Move over, fentanyl. Law enforcement officials in the United States are reporting that an even more potent and deadly opioid called carfentanil is coming out of China and being used in heroin on the streets. 

The drug, which is up to 10,000 times more potent than morphine and up to 5,000 times more powerful than pure heroin, is now being blamed for a record spike in drug overdoses across the country, the St. Charles Herald Guide reports. The drug is so powerful that even inhaling it or absorbing it through a cut can be fatal.

According to international drug authorities, carfentanil’s intended use is as a tranquilizer for large animals, such as elephants. The drug is legal in China, which has made it easily exploitable by drug dealers abroad, who ship it into countries where opioid addiction is common. Law enforcement officials say carfentanil generally enters the U.S. via FedEx or mail delivery and wherever it goes, overdoses seem to spike in epidemic proportions.

For example, police officers in St. Charles, Louisiana, a town of almost 53,000 people on the banks of the Mississippi River, are reporting nearly half a dozen overdose calls per day. They’re blaming carfentanil for the increase, calling it “the latest addition to an already growing and costly problem.”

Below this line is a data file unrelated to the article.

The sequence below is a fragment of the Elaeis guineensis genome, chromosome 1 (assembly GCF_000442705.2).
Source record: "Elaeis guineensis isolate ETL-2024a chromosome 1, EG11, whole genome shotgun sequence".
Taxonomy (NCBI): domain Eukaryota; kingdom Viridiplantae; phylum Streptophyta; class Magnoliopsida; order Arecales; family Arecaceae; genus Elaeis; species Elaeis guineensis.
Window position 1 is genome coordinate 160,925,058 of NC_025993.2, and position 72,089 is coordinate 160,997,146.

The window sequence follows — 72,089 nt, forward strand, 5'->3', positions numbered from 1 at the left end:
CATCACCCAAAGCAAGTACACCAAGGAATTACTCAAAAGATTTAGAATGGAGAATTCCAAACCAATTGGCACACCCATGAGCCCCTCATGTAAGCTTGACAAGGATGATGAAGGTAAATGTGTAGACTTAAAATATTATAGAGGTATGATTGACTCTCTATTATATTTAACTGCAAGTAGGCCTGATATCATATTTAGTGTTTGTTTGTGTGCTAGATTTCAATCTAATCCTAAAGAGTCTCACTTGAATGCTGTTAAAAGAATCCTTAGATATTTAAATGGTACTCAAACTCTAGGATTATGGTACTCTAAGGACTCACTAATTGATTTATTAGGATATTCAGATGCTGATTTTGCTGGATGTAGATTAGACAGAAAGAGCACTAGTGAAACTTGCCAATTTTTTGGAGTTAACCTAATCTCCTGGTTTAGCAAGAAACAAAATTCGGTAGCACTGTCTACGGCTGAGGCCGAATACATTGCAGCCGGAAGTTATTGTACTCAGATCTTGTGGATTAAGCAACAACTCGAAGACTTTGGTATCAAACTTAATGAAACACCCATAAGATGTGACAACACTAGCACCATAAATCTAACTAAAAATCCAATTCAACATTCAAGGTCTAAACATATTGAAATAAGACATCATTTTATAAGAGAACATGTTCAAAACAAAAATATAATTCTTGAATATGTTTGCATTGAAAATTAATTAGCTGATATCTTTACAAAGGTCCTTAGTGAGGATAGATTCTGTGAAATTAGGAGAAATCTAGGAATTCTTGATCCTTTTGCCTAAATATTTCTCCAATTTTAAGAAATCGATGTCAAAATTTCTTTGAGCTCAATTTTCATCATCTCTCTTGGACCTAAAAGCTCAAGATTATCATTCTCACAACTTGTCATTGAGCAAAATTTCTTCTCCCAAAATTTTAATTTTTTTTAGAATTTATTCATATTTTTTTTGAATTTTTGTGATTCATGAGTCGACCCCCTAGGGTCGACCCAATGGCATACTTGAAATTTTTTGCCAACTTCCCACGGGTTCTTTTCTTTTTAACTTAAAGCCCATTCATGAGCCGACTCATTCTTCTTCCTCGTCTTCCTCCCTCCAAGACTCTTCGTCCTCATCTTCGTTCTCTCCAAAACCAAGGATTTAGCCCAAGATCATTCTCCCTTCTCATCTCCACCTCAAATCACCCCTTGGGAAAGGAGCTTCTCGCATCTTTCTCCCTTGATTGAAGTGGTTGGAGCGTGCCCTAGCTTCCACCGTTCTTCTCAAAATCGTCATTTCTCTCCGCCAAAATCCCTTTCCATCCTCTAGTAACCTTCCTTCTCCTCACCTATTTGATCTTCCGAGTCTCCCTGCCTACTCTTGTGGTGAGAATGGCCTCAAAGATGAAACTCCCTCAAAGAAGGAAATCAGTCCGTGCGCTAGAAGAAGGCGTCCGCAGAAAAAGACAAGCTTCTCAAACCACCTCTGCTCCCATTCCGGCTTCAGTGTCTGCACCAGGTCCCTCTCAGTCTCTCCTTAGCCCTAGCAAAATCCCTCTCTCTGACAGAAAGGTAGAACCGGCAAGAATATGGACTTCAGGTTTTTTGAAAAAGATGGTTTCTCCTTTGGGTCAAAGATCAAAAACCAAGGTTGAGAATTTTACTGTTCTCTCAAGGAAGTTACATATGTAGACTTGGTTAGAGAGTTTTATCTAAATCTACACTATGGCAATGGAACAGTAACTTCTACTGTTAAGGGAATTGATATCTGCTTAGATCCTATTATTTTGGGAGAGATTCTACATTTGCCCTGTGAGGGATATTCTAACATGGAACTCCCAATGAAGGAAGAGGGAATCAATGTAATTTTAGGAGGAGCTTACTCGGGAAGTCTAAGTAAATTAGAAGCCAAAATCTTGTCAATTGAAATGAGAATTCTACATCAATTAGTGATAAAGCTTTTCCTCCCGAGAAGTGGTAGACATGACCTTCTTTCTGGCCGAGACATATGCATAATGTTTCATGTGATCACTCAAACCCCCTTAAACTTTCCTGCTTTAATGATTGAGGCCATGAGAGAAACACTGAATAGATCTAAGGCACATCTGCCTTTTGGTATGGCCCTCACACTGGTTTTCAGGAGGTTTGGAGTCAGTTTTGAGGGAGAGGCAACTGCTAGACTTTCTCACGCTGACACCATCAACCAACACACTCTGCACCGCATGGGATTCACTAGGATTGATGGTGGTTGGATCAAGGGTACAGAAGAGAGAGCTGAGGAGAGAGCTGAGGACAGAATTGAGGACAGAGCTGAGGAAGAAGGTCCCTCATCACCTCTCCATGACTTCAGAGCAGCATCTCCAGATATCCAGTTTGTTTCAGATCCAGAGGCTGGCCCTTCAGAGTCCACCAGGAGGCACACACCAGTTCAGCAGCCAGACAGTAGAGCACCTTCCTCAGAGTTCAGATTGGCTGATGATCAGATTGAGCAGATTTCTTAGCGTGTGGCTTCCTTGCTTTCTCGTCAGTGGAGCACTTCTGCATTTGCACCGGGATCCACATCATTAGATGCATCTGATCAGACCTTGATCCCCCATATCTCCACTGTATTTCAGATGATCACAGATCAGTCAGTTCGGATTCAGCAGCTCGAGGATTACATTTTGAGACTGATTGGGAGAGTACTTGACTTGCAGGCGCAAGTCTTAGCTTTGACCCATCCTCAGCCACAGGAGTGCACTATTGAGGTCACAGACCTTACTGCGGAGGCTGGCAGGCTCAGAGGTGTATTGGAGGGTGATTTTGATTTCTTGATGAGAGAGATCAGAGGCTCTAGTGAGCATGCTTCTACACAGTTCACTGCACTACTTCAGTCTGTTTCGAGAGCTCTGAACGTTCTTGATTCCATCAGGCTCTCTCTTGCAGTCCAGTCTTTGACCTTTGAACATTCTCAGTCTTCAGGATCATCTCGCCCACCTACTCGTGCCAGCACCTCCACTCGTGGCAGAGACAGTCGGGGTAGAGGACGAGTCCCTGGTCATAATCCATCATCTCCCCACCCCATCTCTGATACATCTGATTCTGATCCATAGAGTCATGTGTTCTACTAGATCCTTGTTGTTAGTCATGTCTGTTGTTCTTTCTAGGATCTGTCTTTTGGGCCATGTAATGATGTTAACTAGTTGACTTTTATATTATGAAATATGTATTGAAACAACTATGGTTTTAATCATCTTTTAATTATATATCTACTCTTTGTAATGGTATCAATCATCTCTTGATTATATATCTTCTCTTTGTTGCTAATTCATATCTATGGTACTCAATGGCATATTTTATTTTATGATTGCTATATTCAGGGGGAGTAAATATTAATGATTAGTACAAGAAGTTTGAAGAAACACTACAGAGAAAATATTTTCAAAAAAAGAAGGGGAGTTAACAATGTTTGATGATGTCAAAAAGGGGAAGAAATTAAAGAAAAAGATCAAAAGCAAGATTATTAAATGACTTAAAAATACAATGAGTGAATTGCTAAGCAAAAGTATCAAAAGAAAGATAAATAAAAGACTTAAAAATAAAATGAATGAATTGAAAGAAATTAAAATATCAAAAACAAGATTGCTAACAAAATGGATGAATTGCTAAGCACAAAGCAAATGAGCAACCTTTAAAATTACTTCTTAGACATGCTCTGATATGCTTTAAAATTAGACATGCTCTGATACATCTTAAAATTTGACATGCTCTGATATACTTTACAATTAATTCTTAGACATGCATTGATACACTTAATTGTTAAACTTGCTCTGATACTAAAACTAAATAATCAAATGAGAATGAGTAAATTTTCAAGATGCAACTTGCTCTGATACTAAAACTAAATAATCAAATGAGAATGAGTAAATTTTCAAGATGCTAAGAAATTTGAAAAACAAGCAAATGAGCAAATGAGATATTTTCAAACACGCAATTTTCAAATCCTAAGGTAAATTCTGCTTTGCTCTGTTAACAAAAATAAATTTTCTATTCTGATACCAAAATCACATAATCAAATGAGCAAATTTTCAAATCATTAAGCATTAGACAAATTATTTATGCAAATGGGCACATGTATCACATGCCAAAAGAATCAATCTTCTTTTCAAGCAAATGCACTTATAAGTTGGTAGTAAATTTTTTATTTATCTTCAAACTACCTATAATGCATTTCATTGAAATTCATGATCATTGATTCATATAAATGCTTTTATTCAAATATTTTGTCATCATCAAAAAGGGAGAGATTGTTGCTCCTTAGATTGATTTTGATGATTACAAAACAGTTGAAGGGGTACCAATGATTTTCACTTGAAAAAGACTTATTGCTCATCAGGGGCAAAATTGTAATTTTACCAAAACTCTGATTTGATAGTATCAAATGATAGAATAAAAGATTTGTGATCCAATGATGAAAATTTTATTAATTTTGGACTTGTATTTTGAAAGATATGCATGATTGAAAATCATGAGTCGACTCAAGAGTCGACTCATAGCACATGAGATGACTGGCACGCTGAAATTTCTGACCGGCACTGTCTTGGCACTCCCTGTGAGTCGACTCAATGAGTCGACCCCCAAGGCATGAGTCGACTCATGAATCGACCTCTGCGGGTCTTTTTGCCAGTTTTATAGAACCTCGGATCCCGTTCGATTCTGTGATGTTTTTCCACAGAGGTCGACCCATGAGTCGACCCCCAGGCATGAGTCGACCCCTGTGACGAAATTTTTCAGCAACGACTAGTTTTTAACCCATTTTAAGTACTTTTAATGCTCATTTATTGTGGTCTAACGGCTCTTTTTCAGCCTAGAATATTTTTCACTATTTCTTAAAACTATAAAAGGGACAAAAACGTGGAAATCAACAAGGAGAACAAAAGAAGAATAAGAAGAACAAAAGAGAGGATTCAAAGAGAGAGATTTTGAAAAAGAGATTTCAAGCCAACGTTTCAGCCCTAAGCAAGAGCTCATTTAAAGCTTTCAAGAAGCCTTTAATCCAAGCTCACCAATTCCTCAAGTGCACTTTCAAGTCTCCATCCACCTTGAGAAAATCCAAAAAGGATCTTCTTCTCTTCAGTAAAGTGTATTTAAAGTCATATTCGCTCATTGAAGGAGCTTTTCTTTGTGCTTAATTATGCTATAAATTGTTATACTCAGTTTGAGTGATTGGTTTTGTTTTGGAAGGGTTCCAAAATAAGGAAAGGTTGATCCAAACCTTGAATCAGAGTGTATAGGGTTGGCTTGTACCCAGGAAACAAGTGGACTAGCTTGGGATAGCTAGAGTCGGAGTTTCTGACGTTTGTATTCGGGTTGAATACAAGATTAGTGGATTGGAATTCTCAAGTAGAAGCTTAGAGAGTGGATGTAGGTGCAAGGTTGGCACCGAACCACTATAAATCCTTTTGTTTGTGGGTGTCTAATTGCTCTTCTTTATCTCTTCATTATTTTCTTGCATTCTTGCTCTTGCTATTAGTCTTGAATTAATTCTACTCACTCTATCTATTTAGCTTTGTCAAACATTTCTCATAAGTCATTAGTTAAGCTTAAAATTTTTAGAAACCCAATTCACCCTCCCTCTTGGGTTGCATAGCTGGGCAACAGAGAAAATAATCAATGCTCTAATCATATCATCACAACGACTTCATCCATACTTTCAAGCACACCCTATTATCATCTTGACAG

The entrance of carfentanil into the United States comes in the midst of a growing opioid epidemic, in which drug users are increasingly using heroin as a cheap alternative to prescription drugs. Often, these street drugs are laced with cheaper but more powerful opioid alternatives—most commonly, fentanyl—to help make the drugs stronger while driving prices down.

The danger in this is that drug users don’t always know what they’re taking, which has driven a massive spike in overdose deaths across the country. Today, more people die of opioid overdoses in the United States than car crashes, with heroin-like drugs taking an estimated 18,893 lives in 2014 alone. In addition to overdose deaths, increased injection drug use carries a risk of spreading infectious diseases, such as HIV and hepatitis C virus (HCV).

The U.S. government has approached Chinese officials about controlling the drug, which is being compared to a nerve agent. However, no moves have been made to restrict it so far.